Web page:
2          Approves the inclusion of additional Security Costs in the draft Annual Plan budget for 2022/23, to be funded through the Regional Fund Reserve;

3          Notes the additional cost of bus services in 2022/23 relating to the temporary Tauranga CBD interchange of $343,000, to be included in the Draft Annual Plan 2022/23 Budget;

Amended Resolution 4

4          Approves the change to the free fare trial to morning: 7.00am to 9.00am; and afternoon: 3.00pm to 5.00pm, noting that this is expected to be implemented on 4 June 2022.


Amendment was CARRIED on a show of hand

Von Dadelszen/Crosby

The substantive motion was PUT and CARRIED


Minute Note:      That the stated 7am-9am / 3pm-5pm times represent travel time to match normal school start / finish times, and that these may consequently alter depending on school specific timetables.

Additional Resolutions


That the Regional Council:

5          Reviews the impact of the reduction of free fares for youth within three months and reports back to Council so that the change to free fares can be reconsidered;

6          Directs staff to provide funded Bee Cards to schools to enable assistance to be provided to families experiencing financial hardship as a result of the reduction in free fares;

7          Directs staff to initiate discussions with other agencies to investigate the societal causes that have led to the current issues and long term solutions for the public safety issues being experienced in Tauranga, with terms of reference to be approved jointly by BOPRC and the other agencies;

8          Develops a communication strategy as a matter of urgency to communicate the rationale behind the reduction in free fares;

9          Formally requests that Tauranga City Council reconsiders its position not to co-fund the security contract in the CBD on an ongoing basis.






AP 2022/23 Deliberations: Transport and Urban Planning Reprioritisation

Presented by Namouta Poutasi - General Manager Strategy & Science, James Llewellyn – Transport & Urban Planning Manager

In Response to Questions:

·       The Bay of Plenty Transport Emissions Reduction Plan (TERP) funding allocation was in response to Central Government’s Emission Reduction Plan which created expectation and actions for local authorities

·       The TERP would be brought back to Council for consideration and approval

·       Noted that the free fare trial extensions in Rotorua and Whakatāne was for the 2022/23 financial year and that they would be monitored/reviewed through the Fare Review by the Public Transport Committee. Any changes would be presented to future Annual Plans/Long Term Plans for consideration.

Key Points - Members:

·       Noted that there was significant investment and innovation taking place in the hydro energy/bus space on a national level

·       Agreed that any CAPEX/OPEX funding in hydrogen buses as a local initiative was not appropriate for Council.



That the Regional Council:

1          Receives the report, AP 2022/23 Deliberations: Transport and Urban Planning reprioritisation.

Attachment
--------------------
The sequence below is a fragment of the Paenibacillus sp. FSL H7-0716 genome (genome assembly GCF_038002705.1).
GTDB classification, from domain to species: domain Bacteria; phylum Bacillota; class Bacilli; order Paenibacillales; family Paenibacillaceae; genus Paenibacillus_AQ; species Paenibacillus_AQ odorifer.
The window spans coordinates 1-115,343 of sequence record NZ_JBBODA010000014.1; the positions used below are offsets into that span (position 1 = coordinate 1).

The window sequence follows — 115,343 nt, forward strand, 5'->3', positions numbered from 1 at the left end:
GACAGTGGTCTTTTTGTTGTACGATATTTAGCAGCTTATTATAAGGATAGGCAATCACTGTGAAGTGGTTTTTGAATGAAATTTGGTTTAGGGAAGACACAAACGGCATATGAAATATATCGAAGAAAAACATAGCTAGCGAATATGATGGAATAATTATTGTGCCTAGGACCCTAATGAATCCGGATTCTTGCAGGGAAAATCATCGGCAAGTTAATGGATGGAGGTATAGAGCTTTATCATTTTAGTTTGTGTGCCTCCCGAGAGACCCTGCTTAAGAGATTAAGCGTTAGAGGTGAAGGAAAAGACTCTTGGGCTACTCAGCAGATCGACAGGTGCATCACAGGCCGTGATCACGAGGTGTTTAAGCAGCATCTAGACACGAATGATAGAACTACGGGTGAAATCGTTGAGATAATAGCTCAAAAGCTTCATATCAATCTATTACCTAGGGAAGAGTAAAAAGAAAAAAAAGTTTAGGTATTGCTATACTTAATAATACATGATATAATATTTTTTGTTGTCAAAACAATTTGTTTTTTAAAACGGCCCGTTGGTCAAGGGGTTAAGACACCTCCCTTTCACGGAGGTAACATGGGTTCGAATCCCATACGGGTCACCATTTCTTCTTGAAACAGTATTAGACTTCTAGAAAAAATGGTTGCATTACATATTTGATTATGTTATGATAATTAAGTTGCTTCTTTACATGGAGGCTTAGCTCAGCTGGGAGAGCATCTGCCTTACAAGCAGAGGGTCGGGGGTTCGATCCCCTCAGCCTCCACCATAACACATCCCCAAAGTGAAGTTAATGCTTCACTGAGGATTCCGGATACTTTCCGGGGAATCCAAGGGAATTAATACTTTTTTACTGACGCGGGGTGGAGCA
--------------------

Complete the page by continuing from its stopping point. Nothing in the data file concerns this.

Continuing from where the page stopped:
2          Confirms the reprioritisation of funding for the following items, as set out in this paper:

(a)   Bay of Plenty Transport Emissions Reduction Plan (TERP) – $250k OPEX;

(b)  Tauranga South On Demand Public Transport Trial – n/a;

3          Confirms Passenger Transport Fare Free Trial extensions – SuperGold Card, Fare Free School Children in Rotorua and Whakatāne.




Cr Bruning opposed the motion
and requested that this be recorded in the minutes.




AP 2022/23 Deliberations: Statements of Proposal

Presented by Mark Le Comte – Principal Advisor Finance.

Key Points:

·       Provided a summary of the report and the submissions received, which had been spoken to by submitters at yesterday’s Council meeting.

Key Points - Members:

·       Noted the submission made by Tauranga Business Chambers regarding social licencing expectations of the Port of Tauranga, and suggested Council pursue further discussion with Quayside Holdings Ltd regarding this.

In Response to Questions:

·       There was no conflict in areas of responsibilities between the Regional Shared Services (RSS) Council Controlled Organisation and the services currently being provided by BOPLASS

·       Confirmed that Council collecting its own rates would not negatively impact on ratepayers currently having rate remission arrangements with their local councils for the current and the next financial year.



That the Regional Council:

1          Receives the report, AP 2022/23 Deliberations: Statements of Proposal.

2          Directs staff to prepare the following for adoption:

(a)   Fees and Charges Policy with no changes from consultation;

(b)  Revenue and Financing Policy with no changes from consultation;

(c)   Rates Remission Policy with no changes from consultation.

3          Approves that the Regional Council becomes a shareholder of the Regional Shared Services (RSS) Council Controlled Organisation and delegates to the Chief Executive to take all appropriate steps required to join the CCO.





AP 2022/23 Deliberations: Financial Overview and Implications

Presented by Kumaren Perumal – Chief Financial Officer, Mereana Toroa – Finance Support Team Lead, Mark Le Comte – Principal Advisor Finance.



That the Regional Council:

1          Receives the report, AP 2022/23 Deliberations: Financial Overview and Implications.

2          Includes the proposed targeted rates for the minor river schemes in the draft Annual Plan 2022/23 budget for adoption on 23 June 2022.




7.     Annual Plan Deliberations Summing Up and Next Steps

Presented by Zhivan Alach – Organisational Performance Manager.

Key Points:

·       The guidance provided today would be incorporated in the draft Annual Plan, which was scheduled to be adopted at the Council meeting on 23 June 2022.


8.     Closing Karakia

A karakia was provided by Cr White.


12.57 pm – the meeting closed.




                                                                                                                         Chairman Doug Leeder

Chairperson, Regional Council